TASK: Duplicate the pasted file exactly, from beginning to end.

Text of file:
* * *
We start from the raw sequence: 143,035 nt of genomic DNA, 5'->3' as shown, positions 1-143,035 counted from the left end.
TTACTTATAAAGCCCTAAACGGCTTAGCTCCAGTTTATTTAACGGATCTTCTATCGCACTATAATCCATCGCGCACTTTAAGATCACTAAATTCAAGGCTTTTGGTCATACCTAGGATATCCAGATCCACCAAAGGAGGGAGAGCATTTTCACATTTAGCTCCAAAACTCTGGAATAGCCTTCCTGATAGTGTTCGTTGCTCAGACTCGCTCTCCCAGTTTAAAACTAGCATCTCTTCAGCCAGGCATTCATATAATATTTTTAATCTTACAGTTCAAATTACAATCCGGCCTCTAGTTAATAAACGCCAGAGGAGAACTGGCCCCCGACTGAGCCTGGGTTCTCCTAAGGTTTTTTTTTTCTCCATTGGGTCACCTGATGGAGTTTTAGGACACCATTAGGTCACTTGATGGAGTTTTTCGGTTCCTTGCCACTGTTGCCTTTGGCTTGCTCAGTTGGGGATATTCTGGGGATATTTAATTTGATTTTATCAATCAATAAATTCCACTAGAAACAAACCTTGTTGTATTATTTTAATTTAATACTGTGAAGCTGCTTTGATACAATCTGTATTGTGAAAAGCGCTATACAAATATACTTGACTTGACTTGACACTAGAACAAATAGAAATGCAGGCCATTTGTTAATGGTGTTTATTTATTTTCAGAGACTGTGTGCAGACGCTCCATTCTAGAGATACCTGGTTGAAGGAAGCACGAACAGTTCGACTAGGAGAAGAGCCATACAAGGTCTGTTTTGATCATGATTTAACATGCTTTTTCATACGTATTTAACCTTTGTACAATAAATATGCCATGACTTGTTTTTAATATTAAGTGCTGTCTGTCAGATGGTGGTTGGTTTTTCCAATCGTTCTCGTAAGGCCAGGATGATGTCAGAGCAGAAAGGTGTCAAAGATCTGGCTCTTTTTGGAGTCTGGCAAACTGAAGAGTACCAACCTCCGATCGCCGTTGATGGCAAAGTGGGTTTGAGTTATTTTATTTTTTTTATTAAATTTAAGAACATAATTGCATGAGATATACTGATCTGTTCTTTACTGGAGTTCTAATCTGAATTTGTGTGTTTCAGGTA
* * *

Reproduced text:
We start from the raw sequence: 143,035 nt of genomic DNA, 5'->3' as shown, positions 1-143,035 counted from the left end.
TTACTTATAAAGCCCTAAACGGCTTAGCTCCAGTTTATTTAACGGATCTTCTATCGCACTATAATCCATCGCGCACTTTAAGATCACTAAATTCAAGGCTTTTGGTCATACCTAGGATATCCAGATCCACCAAAGGAGGGAGAGCATTTTCACATTTAGCTCCAAAACTCTGGAATAGCCTTCCTGATAGTGTTCGTTGCTCAGACTCGCTCTCCCAGTTTAAAACTAGCATCTCTTCAGCCAGGCATTCATATAATATTTTTAATCTTACAGTTCAAATTACAATCCGGCCTCTAGTTAATAAACGCCAGAGGAGAACTGGCCCCCGACTGAGCCTGGGTTCTCCTAAGGTTTTTTTTTTCTCCATTGGGTCACCTGATGGAGTTTTAGGACACCATTAGGTCACTTGATGGAGTTTTTCGGTTCCTTGCCACTGTTGCCTTTGGCTTGCTCAGTTGGGGATATTCTGGGGATATTTAATTTGATTTTATCAATCAATAAATTCCACTAGAAACAAACCTTGTTGTATTATTTTAATTTAATACTGTGAAGCTGCTTTGATACAATCTGTATTGTGAAAAGCGCTATACAAATATACTTGACTTGACTTGACACTAGAACAAATAGAAATGCAGGCCATTTGTTAATGGTGTTTATTTATTTTCAGAGACTGTGTGCAGACGCTCCATTCTAGAGATACCTGGTTGAAGGAAGCACGAACAGTTCGACTAGGAGAAGAGCCATACAAGGTCTGTTTTGATCATGATTTAACATGCTTTTTCATACGTATTTAACCTTTGTACAATAAATATGCCATGACTTGTTTTTAATATTAAGTGCTGTCTGTCAGATGGTGGTTGGTTTTTCCAATCGTTCTCGTAAGGCCAGGATGATGTCAGAGCAGAAAGGTGTCAAAGATCTGGCTCTTTTTGGAGTCTGGCAAACTGAAGAGTACCAACCTCCGATCGCCGTTGATGGCAAAGTGGGTTTGAGTTATTTTATTTTTTTTATTAAATTTAAGAACATAATTGCATGAGATATACTGATCTGTTCTTTACTGGAGTTCTAATCTGAATTTGTGTGTTTCAGGTA